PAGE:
I've written a few posts on Curry, recently, so I thought I'd switch it up a little.
However, after shedding the horrifying contracts of Andris Biedrins and Richard Jefferson - in a deal that almost certainly required Warriors GM, Bob Myers, to sell his soul to the devil - the Warriors were able to make an unanticipated run at Dwight Howard. Although they did not land Howard, Golden State ended up with another highly sought after free agent: Andre Iguodala.
Iguodala was the anchor of a well-balanced Nuggets team that finished with the 3rd best record in the Western Conference, only to be bounced in the first round of the playoffs by... oh yeah, the Warriors.
Signing Iguodala was a huge move for the Warriors (and at the very least, they got rid of Biedrins' and Jefferson's terrible contracts), but what, specifically, does Iggy bring to Golden State?
To understand his impact, let's assess the Warriors needs and then how Iguodala might address them.
Golden State's Needs
Although Golden State was able to add Iguodala, in the process, they lost a key contributor from last season in Jarrett Jack.
According to Kirk Goldsberry of Grantland, out of the players that attempted over 400 midrange shots last season, Jack had the highest field goal percentage amongst guards at 47%, a percentage that was also higher than the likes of Dirk Nowitzki and Kevin Durant.
During the regular season, playing an average of 30 minutes a game, Jack claimed 12.9 points, 5.6 assists and 3.1 rebounds. When the playoffs came around, Jack's production increased to 17.2 points per game (shooting 50.6% from the field), 4.7 assists and 4.4 rebounds per game.
With Jack moving on to Cleveland, the Warriors must find another way to supplement their offense when Curry and/or Thompson are not on the floor.
Another area Golden State will need to improve upon if they're going to make a deeper playoff run is on the defensive end of the ball.
When the Warriors' defensive woes are discussed, it's often in conjunction with David Lee's incompetency as a defender. Although Lee may be a weak defender, a deeper look at the numbers will show that the Warriors defensive struggles lie in their perimeter defense, and in how frequently they put their opponents on the free throw line.
Given the areas in need of addressing, can Iguodala make up for what the Warriors lost in Landry and Jack, while also helping them improve defensively?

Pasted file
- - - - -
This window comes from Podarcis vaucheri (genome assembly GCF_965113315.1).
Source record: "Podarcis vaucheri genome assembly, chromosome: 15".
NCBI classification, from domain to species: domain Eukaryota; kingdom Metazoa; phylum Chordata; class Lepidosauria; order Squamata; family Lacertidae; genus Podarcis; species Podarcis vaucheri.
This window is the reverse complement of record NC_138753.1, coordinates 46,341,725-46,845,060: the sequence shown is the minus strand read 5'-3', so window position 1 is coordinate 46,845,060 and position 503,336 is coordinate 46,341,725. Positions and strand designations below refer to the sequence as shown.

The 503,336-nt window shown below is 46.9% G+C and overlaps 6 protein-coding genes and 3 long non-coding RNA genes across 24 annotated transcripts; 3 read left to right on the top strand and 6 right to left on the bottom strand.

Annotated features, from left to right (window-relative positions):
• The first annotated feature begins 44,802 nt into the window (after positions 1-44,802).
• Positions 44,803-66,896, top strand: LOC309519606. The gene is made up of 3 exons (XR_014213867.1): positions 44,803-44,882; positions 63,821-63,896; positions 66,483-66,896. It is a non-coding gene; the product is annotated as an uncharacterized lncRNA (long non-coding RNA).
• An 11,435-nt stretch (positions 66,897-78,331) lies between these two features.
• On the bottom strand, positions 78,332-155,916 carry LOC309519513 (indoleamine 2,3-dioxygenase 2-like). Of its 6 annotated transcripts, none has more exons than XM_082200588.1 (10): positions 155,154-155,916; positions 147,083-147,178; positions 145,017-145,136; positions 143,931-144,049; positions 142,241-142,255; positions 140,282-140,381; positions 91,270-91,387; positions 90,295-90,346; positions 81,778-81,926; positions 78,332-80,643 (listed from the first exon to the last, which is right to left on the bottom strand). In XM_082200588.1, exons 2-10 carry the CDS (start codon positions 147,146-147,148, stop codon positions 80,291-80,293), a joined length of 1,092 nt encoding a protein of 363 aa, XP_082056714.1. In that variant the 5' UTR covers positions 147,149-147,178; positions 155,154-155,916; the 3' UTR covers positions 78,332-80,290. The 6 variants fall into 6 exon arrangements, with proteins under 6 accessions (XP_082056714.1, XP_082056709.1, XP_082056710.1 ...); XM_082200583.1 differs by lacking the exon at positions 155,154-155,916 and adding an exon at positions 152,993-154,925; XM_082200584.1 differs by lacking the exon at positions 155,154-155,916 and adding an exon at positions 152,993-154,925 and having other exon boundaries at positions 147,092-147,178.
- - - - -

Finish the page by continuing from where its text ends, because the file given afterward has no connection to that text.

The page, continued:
Can Iggy Fill The Void?
If you were forced to define Iguodala by his position, the best answer you could give is that he is a wing. Beyond that, Iguodala is one of the few players in the league that defies conventional positional archetypes due to his wide array of skills.
One thing that's been well established with Iggy is that he's a great defender, but unlike other well-known defenders, ( like Tony Allen, for example) Iguodala is a capable scorer, and a solid playmaker for a wing.
Given his flexibility, it's likely that Iguodala will be called upon to help make up for the loss of Jarrett Jack, at least in some capacity.
Iguodala isn't the kind of player that you want handling the ball at a high volume because he's prone to committing turnovers (2.6 per game, last season), but allowing Iguodala to fill the role of point forward for limited minutes is well within the realm of possibilities.
In 2012-13, Iguodala averaged 5.4 assists and his passing abilities are nothing to scoff at.
It's okay, David, now that he's on your team, it's safe to turn your back.
In terms of how Iguodala will make up for Jack's offensive production, Zach Lowe of Grantland laid it out in plain terms when he described Iggy as a "souped-up Jarrett Jack" who "can do lots of things".
Furthermore, according to Kirk Goldsberry, in the areas where Jack struggled as a shooter/scorer, Iguodala excelled (and vice versa).
Jack was an excellent shooter from midrange, as well as from the corners while Iguodala, on the other hand, struggled mightily from these areas of the floor.
But this isn't necessarily bad news.
Surrounded by Steph Curry, Klay Thompson and Harrison Barnes, it's doubtful that Iguodala will be called on to take a lot of corner threes. Instead, the Warriors will likely take advantage of Iguodala's adeptness at getting to the rim, where he shot 67.8% from last season.
Given Golden State's ability to space the floor with their talented three-point shooters, Iguodala will find himself with a lot of room to drive, creating a dilemma for opposing defenders.
If the defense sticks to their man on the corners, Iguodala's path to the hoop will be relatively uncontested.
Notice here how Rondo, instead of abandoning Jrue Holliday, opts to makes a half-hearted swipe at the ball, which Iguodala easily avoids en route to a punishing dunk on Paul Pierce (who appears to have jumped about as high as he possibly can).